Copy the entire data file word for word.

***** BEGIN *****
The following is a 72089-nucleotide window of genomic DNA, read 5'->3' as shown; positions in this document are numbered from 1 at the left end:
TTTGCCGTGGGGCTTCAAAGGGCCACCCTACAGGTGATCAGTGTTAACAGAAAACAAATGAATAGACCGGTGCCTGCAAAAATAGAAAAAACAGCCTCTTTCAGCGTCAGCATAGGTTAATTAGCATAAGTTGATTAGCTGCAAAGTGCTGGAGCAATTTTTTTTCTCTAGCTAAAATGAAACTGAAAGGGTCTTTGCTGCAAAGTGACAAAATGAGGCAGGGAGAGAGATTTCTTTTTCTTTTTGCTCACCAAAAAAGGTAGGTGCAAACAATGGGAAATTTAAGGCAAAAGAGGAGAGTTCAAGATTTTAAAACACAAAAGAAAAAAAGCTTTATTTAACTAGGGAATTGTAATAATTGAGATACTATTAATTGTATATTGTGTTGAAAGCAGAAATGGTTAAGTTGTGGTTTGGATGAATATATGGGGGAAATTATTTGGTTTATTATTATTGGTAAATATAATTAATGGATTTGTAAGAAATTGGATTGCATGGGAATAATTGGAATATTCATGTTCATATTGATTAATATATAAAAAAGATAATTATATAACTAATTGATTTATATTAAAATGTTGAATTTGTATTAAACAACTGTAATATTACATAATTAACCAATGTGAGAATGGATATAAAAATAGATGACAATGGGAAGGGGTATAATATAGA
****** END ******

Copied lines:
The following is a 72089-nucleotide window of genomic DNA, read 5'->3' as shown; positions in this document are numbered from 1 at the left end:
TTTGCCGTGGGGCTTCAAAGGGCCACCCTACAGGTGATCAGTGTTAACAGAAAACAAATGAATAGACCGGTGCCTGCAAAAATAGAAAAAACAGCCTCTTTCAGCGTCAGCATAGGTTAATTAGCATAAGTTGATTAGCTGCAAAGTGCTGGAGCAATTTTTTTTCTCTAGCTAAAATGAAACTGAAAGGGTCTTTGCTGCAAAGTGACAAAATGAGGCAGGGAGAGAGATTTCTTTTTCTTTTTGCTCACCAAAAAAGGTAGGTGCAAACAATGGGAAATTTAAGGCAAAAGAGGAGAGTTCAAGATTTTAAAACACAAAAGAAAAAAAGCTTTATTTAACTAGGGAATTGTAATAATTGAGATACTATTAATTGTATATTGTGTTGAAAGCAGAAATGGTTAAGTTGTGGTTTGGATGAATATATGGGGGAAATTATTTGGTTTATTATTATTGGTAAATATAATTAATGGATTTGTAAGAAATTGGATTGCATGGGAATAATTGGAATATTCATGTTCATATTGATTAATATATAAAAAAGATAATTATATAACTAATTGATTTATATTAAAATGTTGAATTTGTATTAAACAACTGTAATATTACATAATTAACCAATGTGAGAATGGATATAAAAATAGATGACAATGGGAAGGGGTATAATATAGA